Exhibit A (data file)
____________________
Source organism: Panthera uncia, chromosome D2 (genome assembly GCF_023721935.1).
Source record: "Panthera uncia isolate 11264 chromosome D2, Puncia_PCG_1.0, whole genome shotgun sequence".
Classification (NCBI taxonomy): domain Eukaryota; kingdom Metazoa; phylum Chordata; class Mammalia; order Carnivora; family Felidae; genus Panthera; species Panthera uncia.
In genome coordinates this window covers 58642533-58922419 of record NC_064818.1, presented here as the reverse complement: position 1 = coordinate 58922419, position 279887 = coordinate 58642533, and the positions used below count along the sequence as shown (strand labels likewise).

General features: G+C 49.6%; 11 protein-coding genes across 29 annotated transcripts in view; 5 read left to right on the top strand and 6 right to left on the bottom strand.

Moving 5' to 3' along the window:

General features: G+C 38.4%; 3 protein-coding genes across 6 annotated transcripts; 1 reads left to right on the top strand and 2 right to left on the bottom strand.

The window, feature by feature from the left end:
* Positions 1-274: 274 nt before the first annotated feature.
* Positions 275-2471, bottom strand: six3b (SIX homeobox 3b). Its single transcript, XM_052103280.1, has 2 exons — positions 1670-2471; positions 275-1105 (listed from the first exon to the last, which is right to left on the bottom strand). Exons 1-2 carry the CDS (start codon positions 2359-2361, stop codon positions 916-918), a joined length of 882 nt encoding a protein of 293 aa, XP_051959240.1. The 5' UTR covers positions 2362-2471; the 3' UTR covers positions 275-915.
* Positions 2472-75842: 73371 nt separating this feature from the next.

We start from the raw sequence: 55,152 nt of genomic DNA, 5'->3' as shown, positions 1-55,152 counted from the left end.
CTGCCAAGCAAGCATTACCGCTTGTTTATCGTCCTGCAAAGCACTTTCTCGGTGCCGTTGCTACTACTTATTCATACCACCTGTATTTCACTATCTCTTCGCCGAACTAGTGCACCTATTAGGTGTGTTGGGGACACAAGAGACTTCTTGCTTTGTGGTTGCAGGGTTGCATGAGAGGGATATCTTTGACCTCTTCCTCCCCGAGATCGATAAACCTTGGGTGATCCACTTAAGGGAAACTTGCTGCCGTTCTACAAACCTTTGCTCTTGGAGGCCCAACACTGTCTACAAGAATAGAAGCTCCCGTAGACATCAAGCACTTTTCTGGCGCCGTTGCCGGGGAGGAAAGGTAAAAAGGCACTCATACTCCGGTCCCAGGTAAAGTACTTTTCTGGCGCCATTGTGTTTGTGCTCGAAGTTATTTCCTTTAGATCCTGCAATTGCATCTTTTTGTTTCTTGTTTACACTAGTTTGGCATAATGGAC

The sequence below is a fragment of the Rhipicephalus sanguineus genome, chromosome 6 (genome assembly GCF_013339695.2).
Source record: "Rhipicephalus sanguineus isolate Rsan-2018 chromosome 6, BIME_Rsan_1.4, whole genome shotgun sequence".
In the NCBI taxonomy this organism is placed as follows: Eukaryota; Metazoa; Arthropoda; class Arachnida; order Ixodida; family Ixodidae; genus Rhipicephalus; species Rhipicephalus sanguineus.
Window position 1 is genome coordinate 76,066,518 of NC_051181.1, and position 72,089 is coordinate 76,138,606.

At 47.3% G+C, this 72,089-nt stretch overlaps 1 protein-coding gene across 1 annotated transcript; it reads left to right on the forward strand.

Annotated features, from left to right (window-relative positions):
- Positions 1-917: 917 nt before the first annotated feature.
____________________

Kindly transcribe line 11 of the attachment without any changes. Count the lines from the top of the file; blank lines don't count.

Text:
* Positions 2472-75842: 73371 nt separating this feature from the next.